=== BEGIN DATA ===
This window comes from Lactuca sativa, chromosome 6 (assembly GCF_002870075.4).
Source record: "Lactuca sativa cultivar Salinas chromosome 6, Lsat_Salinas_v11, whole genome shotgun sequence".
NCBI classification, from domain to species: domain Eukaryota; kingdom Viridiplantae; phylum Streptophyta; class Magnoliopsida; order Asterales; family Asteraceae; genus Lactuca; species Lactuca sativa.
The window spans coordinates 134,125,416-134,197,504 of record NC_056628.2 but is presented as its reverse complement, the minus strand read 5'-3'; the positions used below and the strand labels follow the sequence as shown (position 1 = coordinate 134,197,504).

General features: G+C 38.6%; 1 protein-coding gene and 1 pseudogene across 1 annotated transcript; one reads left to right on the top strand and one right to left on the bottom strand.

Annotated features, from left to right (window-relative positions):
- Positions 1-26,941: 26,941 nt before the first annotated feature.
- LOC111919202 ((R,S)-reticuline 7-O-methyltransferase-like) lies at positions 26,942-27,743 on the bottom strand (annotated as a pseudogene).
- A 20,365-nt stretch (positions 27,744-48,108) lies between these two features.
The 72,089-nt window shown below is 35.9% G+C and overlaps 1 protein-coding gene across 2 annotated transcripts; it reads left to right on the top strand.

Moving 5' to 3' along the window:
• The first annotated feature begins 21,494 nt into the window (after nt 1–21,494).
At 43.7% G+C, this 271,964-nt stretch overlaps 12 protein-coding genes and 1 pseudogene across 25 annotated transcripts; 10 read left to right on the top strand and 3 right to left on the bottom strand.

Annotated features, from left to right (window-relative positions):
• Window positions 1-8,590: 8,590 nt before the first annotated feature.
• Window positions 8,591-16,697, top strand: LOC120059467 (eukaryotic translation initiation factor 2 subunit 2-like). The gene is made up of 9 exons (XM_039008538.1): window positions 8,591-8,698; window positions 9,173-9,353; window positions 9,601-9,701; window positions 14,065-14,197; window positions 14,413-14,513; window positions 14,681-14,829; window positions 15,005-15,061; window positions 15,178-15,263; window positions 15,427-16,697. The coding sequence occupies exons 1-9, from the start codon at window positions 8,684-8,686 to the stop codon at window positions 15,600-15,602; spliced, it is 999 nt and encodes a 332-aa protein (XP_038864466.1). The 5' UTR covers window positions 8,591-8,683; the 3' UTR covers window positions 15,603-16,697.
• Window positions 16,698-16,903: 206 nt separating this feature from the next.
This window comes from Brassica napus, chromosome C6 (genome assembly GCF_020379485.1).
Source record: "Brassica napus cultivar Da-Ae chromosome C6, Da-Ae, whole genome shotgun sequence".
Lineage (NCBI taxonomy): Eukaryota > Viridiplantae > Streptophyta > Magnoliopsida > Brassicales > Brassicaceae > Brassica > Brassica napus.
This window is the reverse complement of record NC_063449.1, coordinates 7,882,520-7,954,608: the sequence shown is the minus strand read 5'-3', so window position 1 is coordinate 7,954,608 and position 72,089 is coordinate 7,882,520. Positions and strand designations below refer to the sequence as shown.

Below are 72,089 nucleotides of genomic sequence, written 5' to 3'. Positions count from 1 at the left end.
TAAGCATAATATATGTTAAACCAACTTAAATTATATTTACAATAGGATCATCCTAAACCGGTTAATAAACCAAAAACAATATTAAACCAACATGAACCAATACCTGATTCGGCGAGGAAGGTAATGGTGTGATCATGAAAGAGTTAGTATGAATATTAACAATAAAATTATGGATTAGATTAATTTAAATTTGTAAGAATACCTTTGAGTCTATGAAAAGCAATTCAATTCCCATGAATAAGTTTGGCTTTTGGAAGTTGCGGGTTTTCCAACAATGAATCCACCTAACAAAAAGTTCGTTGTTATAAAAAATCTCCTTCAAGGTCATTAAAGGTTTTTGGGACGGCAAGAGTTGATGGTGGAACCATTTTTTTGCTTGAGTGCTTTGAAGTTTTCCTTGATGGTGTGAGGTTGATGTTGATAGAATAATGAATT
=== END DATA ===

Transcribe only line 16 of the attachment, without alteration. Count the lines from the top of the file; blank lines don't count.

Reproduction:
• Window positions 8,591-16,697, top strand: LOC120059467 (eukaryotic translation initiation factor 2 subunit 2-like). The gene is made up of 9 exons (XM_039008538.1): window positions 8,591-8,698; window positions 9,173-9,353; window positions 9,601-9,701; window positions 14,065-14,197; window positions 14,413-14,513; window positions 14,681-14,829; window positions 15,005-15,061; window positions 15,178-15,263; window positions 15,427-16,697. The coding sequence occupies exons 1-9, from the start codon at window positions 8,684-8,686 to the stop codon at window positions 15,600-15,602; spliced, it is 999 nt and encodes a 332-aa protein (XP_038864466.1). The 5' UTR covers window positions 8,591-8,683; the 3' UTR covers window positions 15,603-16,697.